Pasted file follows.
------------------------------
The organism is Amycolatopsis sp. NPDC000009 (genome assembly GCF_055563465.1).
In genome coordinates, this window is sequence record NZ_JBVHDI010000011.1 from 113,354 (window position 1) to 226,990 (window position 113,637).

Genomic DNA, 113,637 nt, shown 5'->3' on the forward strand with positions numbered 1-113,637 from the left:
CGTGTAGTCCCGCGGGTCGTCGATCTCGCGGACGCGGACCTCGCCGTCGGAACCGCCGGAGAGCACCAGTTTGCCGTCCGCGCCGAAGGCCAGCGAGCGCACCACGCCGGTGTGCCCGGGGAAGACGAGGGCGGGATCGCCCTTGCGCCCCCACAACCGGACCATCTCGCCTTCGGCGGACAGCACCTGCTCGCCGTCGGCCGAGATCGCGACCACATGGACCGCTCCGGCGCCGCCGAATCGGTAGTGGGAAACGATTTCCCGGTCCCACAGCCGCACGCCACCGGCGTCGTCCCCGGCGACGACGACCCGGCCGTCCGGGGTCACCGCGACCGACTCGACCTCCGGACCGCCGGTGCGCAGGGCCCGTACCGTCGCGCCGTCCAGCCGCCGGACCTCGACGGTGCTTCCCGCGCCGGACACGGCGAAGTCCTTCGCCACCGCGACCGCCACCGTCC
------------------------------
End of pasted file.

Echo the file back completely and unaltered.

The organism is Amycolatopsis sp. NPDC000009 (genome assembly GCF_055563465.1).
In genome coordinates, this window is sequence record NZ_JBVHDI010000011.1 from 113,354 (window position 1) to 226,990 (window position 113,637).

Genomic DNA, 113,637 nt, shown 5'->3' on the forward strand with positions numbered 1-113,637 from the left:
CGTGTAGTCCCGCGGGTCGTCGATCTCGCGGACGCGGACCTCGCCGTCGGAACCGCCGGAGAGCACCAGTTTGCCGTCCGCGCCGAAGGCCAGCGAGCGCACCACGCCGGTGTGCCCGGGGAAGACGAGGGCGGGATCGCCCTTGCGCCCCCACAACCGGACCATCTCGCCTTCGGCGGACAGCACCTGCTCGCCGTCGGCCGAGATCGCGACCACATGGACCGCTCCGGCGCCGCCGAATCGGTAGTGGGAAACGATTTCCCGGTCCCACAGCCGCACGCCACCGGCGTCGTCCCCGGCGACGACGACCCGGCCGTCCGGGGTCACCGCGACCGACTCGACCTCCGGACCGCCGGTGCGCAGGGCCCGTACCGTCGCGCCGTCCAGCCGCCGGACCTCGACGGTGCTTCCCGCGCCGGACACGGCGAAGTCCTTCGCCACCGCGACCGCCACCGTCC